Secure your mobile device.
Don’t make it any easier on thieves to gain unauthorized access to your accounts. Use a passcode, biometric, or some other means to secure your mobile device.
Update the software on your devices regularly. While there are sometimes glitches with new updates, many are specifically designed to address vulnerabilities in software that can leave you open to attacks. It's like the old adage about two people running from a bear: you don't have to be faster than the bear, but the slower you are, the more likely you're the one the bear will catch.
45% of households surveyed reported in 2015 that privacy or security concerns stopped them from conducting financial transactions, buying goods or services, posting on social networks; or expressing opinions on controversial or political issues via the internet. The offline world has structural barriers that preserve privacy by limiting the collection, use, and disclosure of personal information. Think about all the places you might use a driver’s license: to open a bank account, board an airplane, or view an age-restricted movie. It is difficult (and in some case illegal) for these establishments to collude and link all those transactions together—which preserves privacy. At the same time, some aspects of this offline scenario do not preserve privacy. The movie theater attendant only needs to know that the person is over age 17. But looking at the driver’s license reveals additional, unnecessary information, like home address and date of birth.
Digital identity solutions should preserve the positive privacy aspects of offline transactions while limiting the negative. For organizations, preserving privacy can look like: collecting and distributing only the information necessary to transactions, protecting that information, and being responsive to individuals’ privacy expectations. The technologies exist to do all of these things, but not everyone has adopted them. And if your information isn't being treated the way you want, speak up. It's the best way for organizations know your preference and for innovators to see opportunity.
The TIG pilots develop innovative technologies, enabling more secure, convenient, and privacy-enhancing access to online services. Here are just a few ways that projects in the Pilots Program are working to improve digital identity for everyone:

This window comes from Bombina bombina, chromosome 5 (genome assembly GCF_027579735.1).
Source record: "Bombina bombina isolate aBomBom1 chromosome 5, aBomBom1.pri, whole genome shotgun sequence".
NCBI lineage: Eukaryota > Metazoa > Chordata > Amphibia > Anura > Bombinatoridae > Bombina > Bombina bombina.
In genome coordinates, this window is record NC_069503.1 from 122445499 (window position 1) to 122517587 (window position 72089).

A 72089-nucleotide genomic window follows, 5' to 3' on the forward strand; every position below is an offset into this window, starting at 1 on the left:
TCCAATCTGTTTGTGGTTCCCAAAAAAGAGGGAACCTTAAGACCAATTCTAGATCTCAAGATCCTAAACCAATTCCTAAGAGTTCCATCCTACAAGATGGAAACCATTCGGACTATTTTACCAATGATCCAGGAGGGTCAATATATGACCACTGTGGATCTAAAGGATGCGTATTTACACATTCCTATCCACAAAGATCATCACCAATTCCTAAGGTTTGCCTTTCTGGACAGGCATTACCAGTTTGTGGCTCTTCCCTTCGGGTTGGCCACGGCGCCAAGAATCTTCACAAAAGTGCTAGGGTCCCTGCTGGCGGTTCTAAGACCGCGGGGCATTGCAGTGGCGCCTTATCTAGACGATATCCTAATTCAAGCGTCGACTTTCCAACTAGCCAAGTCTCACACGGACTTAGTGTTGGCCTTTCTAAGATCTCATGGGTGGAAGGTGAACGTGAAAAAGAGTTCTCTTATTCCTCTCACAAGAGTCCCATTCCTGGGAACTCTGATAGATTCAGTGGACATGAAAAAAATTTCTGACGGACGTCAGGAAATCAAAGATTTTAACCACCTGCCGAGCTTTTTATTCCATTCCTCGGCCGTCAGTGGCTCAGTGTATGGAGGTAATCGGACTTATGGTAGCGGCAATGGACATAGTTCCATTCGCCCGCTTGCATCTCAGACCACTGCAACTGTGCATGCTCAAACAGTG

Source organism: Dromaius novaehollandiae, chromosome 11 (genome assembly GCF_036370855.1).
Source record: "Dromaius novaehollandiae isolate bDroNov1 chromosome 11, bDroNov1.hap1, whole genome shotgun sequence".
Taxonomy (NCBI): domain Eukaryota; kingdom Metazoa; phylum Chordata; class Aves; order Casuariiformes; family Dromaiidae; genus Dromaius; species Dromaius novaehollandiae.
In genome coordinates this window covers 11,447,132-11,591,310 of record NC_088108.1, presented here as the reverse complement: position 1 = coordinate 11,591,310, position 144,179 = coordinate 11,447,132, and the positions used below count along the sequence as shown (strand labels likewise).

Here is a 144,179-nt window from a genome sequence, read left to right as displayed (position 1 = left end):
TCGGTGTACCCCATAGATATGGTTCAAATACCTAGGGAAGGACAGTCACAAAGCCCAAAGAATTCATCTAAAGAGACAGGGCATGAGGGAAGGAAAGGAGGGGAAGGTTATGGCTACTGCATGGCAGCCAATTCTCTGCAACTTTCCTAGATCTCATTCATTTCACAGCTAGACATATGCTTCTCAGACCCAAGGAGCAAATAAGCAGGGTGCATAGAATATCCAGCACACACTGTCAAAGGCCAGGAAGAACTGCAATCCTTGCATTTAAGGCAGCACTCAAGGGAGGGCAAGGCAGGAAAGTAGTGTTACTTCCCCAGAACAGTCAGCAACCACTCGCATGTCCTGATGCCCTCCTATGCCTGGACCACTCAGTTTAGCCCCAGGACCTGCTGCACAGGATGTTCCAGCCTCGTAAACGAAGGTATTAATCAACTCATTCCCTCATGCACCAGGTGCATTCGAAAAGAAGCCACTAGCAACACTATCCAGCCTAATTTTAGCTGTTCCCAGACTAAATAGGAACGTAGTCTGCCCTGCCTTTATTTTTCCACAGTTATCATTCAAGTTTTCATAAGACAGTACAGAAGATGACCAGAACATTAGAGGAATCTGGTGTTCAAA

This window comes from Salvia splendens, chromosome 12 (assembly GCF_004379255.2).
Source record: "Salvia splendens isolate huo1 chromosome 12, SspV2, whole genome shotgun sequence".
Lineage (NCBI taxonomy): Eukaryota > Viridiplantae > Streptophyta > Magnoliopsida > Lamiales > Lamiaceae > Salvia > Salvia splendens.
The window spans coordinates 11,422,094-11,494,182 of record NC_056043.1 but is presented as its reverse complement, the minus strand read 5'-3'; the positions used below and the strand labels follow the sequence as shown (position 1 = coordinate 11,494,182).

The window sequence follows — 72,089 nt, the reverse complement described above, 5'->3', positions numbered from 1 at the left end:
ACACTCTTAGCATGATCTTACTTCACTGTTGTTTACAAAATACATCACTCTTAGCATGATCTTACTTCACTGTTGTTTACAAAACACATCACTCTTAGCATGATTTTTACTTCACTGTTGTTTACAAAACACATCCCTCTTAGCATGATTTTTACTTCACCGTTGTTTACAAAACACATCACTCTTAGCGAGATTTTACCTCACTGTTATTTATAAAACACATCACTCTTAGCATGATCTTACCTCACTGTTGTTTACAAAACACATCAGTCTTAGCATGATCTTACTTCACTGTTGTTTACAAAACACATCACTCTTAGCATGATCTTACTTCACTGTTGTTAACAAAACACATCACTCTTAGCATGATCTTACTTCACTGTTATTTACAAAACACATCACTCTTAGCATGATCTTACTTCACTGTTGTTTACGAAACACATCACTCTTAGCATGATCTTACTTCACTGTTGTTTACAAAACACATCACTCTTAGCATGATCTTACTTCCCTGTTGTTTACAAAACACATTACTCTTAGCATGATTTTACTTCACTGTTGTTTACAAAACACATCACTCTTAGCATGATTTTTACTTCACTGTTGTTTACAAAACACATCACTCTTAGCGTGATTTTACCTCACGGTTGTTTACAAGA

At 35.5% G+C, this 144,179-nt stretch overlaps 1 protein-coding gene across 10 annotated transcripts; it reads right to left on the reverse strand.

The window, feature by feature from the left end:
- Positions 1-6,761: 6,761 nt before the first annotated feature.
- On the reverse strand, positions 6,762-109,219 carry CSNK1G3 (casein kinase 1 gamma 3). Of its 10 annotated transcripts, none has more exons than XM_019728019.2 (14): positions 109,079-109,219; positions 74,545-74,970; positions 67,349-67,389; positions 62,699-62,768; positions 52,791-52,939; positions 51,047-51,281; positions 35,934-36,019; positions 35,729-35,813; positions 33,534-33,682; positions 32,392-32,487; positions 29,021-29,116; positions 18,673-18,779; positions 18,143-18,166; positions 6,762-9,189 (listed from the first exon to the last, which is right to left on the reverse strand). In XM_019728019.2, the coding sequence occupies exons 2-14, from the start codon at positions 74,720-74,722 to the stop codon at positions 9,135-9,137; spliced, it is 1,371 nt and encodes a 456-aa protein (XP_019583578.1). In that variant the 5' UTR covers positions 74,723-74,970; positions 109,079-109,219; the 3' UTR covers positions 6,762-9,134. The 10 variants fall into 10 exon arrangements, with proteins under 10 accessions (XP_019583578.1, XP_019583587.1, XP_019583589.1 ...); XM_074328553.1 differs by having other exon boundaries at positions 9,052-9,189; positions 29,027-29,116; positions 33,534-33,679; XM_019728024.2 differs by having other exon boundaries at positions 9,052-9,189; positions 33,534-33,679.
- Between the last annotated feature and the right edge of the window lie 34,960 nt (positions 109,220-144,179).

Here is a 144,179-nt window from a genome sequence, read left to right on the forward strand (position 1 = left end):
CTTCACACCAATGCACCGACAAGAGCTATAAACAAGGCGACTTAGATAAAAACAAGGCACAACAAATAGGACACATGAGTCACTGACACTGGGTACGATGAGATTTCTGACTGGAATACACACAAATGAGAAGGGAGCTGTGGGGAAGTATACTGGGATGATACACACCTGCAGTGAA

ID.me enables military service members, veterans, teachers, first responders, and students to access online discounts and benefits from over 450 commercial organizations, government entities, and non-profits. Their identity solution allows people to prove their eligibility online without sharing sensitive documents or personally identifiable information. Over 3.5 million people have used ID.me credentials to access discounts and benefits online.
Gemalto is working with departments of motor vehicles to pilot issuing digital driver’s licenses to residents of Idaho, Maryland, Washington, D.C., and Colorado. Gemalto aims to improve the way people conveniently and securely present their driver’s license and prove their identities by offering digital driver’s licenses accessible via an app.
The MorphoTrust USA pilot leverages identity proofing done in the driver's licensing process to give residents the option of creating an "eID." MorphoTrust USA has partnered with Alabama and Georgia to pilot using this eID for state income tax filing. The goal is to empower tax filers to secure and protect the filing of their tax returns and reduce the risk of fraud to taxpayers.
Galois and partners are working on two efforts: developing just-in-time transit ticketing on smartphones and integrating a secure system into an Internet of Things-enabled smart home. Supporting the smart home effort, Galois is building a tool that enables users to store and share private information online.